Tuition Fees, Loans and Financial Support

Since Universities have increased their fees there has been a drop off in the number of people applying. Make sure you do your research because some courses are run by Higher Education Colleges and give you exactly the same qualification but at a much reduced rate.

It is also worth remembering that no one has to pay up front for their fees. Instead you take out a Tuition Fee Loan which you will only pay back once you are earning above a certain threshold - and then only as a percentage of any earnings above that threshold.

Did you know?

Graduates earn on average £12,000 more a year than non-graduates?

Three in ten jobs in the UK require degree-level skills according to the Confederation of British Industry (CBI).

So it's really work embarking on your degree course! Have a look here at how you can go about paying back your loan.

Studying abroad

You may find that actually studying abroad is more affordable. There are a number of Universities across the world who deliver their degress in English, and frequently, students from abroad pay much lower tuition fees! Have a look at this newspaper article about studying in Holland - it's very interesting! Also look at these websites:

British council prospects top uni Fulbright

 

Paying back your loan

Payments will normally begin automatically, via the tax system, once your earnings exceed the required threshold (currently £21,000 and set to rise in line with average earnings from 2017). Payments are made at a rate of 9% on any income above £21,000 - so if you were earning £25,000 you would pay back 9% of £4,000 per year, or £30 per month.

Salary

Amount of salary from which 9 per cent will be deducted

Monthly repayment

£25,000

£4,000

£30.00

£30,000

£9,000

£67.50

£35,000

£14,000

£105.00

£40,000

£19,000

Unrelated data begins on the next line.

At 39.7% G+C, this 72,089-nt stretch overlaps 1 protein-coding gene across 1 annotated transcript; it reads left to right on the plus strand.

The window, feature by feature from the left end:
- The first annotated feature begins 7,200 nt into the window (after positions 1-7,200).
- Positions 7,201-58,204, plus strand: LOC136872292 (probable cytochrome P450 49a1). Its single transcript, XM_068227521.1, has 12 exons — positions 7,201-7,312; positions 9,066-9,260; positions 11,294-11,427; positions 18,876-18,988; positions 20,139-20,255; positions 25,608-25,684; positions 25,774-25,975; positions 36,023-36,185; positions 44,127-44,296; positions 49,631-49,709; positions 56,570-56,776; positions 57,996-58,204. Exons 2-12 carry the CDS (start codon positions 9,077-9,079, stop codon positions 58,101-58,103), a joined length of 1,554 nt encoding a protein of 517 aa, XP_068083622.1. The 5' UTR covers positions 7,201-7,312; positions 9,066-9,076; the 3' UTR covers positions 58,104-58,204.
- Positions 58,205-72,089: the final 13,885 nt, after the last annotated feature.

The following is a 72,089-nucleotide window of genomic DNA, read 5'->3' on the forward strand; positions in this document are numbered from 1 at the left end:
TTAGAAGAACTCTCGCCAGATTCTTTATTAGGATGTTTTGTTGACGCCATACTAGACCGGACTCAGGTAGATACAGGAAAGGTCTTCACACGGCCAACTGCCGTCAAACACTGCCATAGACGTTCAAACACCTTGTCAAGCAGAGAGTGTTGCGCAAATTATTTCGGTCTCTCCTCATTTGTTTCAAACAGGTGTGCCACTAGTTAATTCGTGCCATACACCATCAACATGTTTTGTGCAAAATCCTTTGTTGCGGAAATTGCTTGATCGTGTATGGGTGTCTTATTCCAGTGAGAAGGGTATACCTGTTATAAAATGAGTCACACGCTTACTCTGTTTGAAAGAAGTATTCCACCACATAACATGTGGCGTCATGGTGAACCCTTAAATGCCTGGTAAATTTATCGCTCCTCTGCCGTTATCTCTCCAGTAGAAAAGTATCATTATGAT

£142.50

£45,000

£24,000

£180.00

£50,000

£29,000

£217.50

£55,000

£34,000

£255,00

£60,000

£39,000

£292.00

 

If you have been paying the loan back and then your income drops below the threshold, payments will automatically be stopped. Payments then restart once you are earning over the threshold again. If your loan has not been repaid after 30 years, any outstanding payments are written off.

Regarding your loans impact on other borrowings, the Council of Mortgage Lenders has advised that a student's loan is 'very unlikely' to impact on an individual's ability to get a mortgage, although the amount of mortgage made available will depend upon your net income.

Living Costs

You will be entitled to a loan to help with living costs such as food, accommodation and travel. The amount you can borrow is dependent upon your parent's income and whether or not you are living at home. If you are living away from home you will be able to borrow up to £5,500 a year. Stay at home and you can borrow up to £4,375. These loans are then paid back on the same basis as the tuition fees loans.

You may also be entitled to a Maintenance Grant living costs which does not have to be repaid. For students whose household income is below £25,000 (for students starting in 2013), the full grant is £3,354. This is assessed on a sliding scale - see the table below for more details.

Example package of support for students living away from home (please note that this is just an example; different parts of the country vary greatly and so it is wise to do your research carefully)

Household income

Non-repayable grant

Living cost loan

Total

£25,000 or less

£3,354

£3,823

£7,177

£30,000

£2,416

£4,292

£6,708

£35,000

£1,478

£4,761

£6,239

£40,000

£540

£5,475

£5,770

£45,000

£0

£5,288

£5,288

£50,000

£0

£4,788

£4,788

£55,000

£0

£4,288

£4,288

£60,000

£0

£3,788

£3,788

Over £62,500

£0

£3,575

£3,575

 

There is also support available for the following:

Special Support Grants: Grants are available to full-time students to help with their living and study costs. You don't pay grants back. You can apply for a Maintenance Grant or Special Support Grant through the direct.gov.uk website.

Adult Dependants Grant: It you're a student in full-time higher education and there's an adult who depends on you financially, you may be entilted to extra help through the Adult Dependant's Grant.

Parents Learning Allowance: If you are a student with children, or a parent who wishes to go back into education, there is plenty of financial help available through the direct.gov.uk website.

Disabled Students Allowance: Disabled students' Allowance (DSAs) provide exra financial help for disabled students. You may get DSAs if you have a disability, ongoing health condition, mental-health condition or specific learning difficulty like dyslexia. Further information is available through the direct.gov.uk website.

Busaries: Many universities offer scholarships to a set number of students each year from the lowest economic backgrounds who demonstrate excellence in academic achievement. Each university differs in how much they offer and whether or not this is offset against your loan(s). You should not have to pay a bursary back.